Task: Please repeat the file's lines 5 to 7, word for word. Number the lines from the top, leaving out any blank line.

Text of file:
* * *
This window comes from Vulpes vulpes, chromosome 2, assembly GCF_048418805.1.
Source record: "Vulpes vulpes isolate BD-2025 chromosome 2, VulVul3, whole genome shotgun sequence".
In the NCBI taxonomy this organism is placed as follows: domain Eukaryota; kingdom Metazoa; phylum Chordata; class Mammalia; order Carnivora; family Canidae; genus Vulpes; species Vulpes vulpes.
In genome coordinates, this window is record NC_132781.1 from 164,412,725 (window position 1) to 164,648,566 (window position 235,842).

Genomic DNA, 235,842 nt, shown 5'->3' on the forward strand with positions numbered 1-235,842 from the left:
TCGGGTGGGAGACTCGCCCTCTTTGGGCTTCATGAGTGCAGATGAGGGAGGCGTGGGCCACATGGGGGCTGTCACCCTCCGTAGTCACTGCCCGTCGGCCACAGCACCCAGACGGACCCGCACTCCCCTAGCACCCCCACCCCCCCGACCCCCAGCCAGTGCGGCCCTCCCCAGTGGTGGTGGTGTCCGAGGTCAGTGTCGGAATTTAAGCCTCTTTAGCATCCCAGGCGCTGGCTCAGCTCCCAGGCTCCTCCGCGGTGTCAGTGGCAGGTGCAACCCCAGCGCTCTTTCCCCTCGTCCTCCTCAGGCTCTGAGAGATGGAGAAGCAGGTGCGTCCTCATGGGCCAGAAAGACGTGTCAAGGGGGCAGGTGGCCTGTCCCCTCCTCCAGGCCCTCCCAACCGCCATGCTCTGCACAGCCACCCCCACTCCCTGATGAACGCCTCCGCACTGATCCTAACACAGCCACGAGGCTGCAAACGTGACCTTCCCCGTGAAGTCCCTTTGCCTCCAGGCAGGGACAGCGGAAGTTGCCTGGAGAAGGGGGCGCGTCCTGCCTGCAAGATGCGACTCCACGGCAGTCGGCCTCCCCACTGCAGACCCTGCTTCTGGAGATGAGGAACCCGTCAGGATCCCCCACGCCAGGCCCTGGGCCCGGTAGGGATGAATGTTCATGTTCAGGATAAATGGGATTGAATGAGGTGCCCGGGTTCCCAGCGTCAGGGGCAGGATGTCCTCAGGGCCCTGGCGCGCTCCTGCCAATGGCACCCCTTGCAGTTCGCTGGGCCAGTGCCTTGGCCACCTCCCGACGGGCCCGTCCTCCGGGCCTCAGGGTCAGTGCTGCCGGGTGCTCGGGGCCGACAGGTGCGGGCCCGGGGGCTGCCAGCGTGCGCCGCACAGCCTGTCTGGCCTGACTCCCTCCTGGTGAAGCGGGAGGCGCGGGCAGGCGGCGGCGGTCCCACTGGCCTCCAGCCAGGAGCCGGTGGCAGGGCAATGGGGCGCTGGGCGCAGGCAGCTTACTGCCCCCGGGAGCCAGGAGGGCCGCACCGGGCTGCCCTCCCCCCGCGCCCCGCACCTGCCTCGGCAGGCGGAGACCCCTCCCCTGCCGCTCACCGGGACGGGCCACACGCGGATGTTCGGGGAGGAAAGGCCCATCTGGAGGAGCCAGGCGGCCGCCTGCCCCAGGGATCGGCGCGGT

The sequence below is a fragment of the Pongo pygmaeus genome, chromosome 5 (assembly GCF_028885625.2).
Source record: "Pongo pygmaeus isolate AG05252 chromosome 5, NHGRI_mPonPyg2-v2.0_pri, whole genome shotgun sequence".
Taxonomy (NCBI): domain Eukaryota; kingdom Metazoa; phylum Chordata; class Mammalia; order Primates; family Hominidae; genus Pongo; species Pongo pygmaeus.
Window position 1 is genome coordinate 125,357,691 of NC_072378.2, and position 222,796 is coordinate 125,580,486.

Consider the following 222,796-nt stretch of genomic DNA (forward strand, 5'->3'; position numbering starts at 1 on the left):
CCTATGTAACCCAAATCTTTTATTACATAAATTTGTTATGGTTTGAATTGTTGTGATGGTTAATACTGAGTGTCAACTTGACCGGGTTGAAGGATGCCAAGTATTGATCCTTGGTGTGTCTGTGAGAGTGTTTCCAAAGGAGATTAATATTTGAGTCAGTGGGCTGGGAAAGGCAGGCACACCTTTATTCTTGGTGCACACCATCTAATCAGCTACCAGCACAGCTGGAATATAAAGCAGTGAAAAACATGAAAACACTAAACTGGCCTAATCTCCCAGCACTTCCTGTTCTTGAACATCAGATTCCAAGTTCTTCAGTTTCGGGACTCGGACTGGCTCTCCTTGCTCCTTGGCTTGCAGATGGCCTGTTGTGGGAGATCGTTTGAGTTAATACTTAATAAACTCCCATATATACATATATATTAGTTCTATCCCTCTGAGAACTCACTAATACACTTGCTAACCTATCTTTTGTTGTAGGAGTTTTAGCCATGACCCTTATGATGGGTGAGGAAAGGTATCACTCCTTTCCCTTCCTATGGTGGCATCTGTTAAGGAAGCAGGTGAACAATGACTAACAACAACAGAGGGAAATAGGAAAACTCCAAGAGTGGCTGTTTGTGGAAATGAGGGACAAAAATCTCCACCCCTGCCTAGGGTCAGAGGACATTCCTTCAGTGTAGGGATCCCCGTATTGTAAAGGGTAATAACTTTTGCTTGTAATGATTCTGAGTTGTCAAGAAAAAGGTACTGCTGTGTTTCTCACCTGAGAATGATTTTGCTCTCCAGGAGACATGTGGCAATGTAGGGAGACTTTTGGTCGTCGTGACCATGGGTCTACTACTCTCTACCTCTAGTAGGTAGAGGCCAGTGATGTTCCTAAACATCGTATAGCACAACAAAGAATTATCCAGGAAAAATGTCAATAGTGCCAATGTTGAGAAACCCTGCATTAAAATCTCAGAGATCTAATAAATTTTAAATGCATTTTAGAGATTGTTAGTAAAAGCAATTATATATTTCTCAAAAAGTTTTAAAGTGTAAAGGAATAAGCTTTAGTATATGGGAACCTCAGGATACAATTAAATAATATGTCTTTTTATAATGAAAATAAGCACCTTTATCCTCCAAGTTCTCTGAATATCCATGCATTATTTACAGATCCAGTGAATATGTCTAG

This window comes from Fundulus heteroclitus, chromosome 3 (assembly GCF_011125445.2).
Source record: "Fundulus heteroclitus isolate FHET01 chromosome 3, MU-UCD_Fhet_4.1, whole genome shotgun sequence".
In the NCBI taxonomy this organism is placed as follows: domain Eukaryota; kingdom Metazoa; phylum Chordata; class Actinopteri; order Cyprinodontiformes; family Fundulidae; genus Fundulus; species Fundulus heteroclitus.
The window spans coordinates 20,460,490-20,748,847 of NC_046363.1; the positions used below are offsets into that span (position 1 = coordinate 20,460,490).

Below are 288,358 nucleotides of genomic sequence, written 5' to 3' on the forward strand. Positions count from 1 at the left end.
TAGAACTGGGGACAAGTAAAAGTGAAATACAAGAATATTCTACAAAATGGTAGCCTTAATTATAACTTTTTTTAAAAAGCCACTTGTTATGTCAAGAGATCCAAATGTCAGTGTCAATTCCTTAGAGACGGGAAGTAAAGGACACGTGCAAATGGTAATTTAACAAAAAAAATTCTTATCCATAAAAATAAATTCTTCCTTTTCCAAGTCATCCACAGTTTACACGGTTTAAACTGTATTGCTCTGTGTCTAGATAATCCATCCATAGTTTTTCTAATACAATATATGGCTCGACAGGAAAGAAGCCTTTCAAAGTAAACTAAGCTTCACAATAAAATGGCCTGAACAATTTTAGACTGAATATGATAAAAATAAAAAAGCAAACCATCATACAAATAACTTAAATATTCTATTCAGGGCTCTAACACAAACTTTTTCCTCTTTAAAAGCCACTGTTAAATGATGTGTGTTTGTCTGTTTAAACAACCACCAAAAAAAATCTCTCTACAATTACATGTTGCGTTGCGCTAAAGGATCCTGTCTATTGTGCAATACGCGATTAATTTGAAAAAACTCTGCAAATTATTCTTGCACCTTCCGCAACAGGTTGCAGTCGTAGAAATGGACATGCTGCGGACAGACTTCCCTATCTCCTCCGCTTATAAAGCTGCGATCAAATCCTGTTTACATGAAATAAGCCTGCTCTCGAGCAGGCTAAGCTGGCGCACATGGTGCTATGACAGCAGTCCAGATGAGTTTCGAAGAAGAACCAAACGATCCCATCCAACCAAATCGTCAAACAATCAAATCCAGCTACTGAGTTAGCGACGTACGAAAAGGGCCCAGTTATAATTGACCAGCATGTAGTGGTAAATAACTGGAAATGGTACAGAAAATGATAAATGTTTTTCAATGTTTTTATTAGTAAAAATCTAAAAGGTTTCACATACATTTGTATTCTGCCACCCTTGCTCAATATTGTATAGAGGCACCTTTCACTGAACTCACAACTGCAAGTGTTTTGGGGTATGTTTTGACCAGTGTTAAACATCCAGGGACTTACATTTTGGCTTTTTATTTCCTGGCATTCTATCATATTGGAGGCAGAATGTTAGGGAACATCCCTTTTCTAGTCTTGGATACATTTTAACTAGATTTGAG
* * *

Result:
Genomic DNA, 235,842 nt, shown 5'->3' on the forward strand with positions numbered 1-235,842 from the left:
TCGGGTGGGAGACTCGCCCTCTTTGGGCTTCATGAGTGCAGATGAGGGAGGCGTGGGCCACATGGGGGCTGTCACCCTCCGTAGTCACTGCCCGTCGGCCACAGCACCCAGACGGACCCGCACTCCCCTAGCACCCCCACCCCCCCGACCCCCAGCCAGTGCGGCCCTCCCCAGTGGTGGTGGTGTCCGAGGTCAGTGTCGGAATTTAAGCCTCTTTAGCATCCCAGGCGCTGGCTCAGCTCCCAGGCTCCTCCGCGGTGTCAGTGGCAGGTGCAACCCCAGCGCTCTTTCCCCTCGTCCTCCTCAGGCTCTGAGAGATGGAGAAGCAGGTGCGTCCTCATGGGCCAGAAAGACGTGTCAAGGGGGCAGGTGGCCTGTCCCCTCCTCCAGGCCCTCCCAACCGCCATGCTCTGCACAGCCACCCCCACTCCCTGATGAACGCCTCCGCACTGATCCTAACACAGCCACGAGGCTGCAAACGTGACCTTCCCCGTGAAGTCCCTTTGCCTCCAGGCAGGGACAGCGGAAGTTGCCTGGAGAAGGGGGCGCGTCCTGCCTGCAAGATGCGACTCCACGGCAGTCGGCCTCCCCACTGCAGACCCTGCTTCTGGAGATGAGGAACCCGTCAGGATCCCCCACGCCAGGCCCTGGGCCCGGTAGGGATGAATGTTCATGTTCAGGATAAATGGGATTGAATGAGGTGCCCGGGTTCCCAGCGTCAGGGGCAGGATGTCCTCAGGGCCCTGGCGCGCTCCTGCCAATGGCACCCCTTGCAGTTCGCTGGGCCAGTGCCTTGGCCACCTCCCGACGGGCCCGTCCTCCGGGCCTCAGGGTCAGTGCTGCCGGGTGCTCGGGGCCGACAGGTGCGGGCCCGGGGGCTGCCAGCGTGCGCCGCACAGCCTGTCTGGCCTGACTCCCTCCTGGTGAAGCGGGAGGCGCGGGCAGGCGGCGGCGGTCCCACTGGCCTCCAGCCAGGAGCCGGTGGCAGGGCAATGGGGCGCTGGGCGCAGGCAGCTTACTGCCCCCGGGAGCCAGGAGGGCCGCACCGGGCTGCCCTCCCCCCGCGCCCCGCACCTGCCTCGGCAGGCGGAGACCCCTCCCCTGCCGCTCACCGGGACGGGCCACACGCGGATGTTCGGGGAGGAAAGGCCCATCTGGAGGAGCCAGGCGGCCGCCTGCCCCAGGGATCGGCGCGGT

The sequence below is a fragment of the Pongo pygmaeus genome, chromosome 5 (assembly GCF_028885625.2).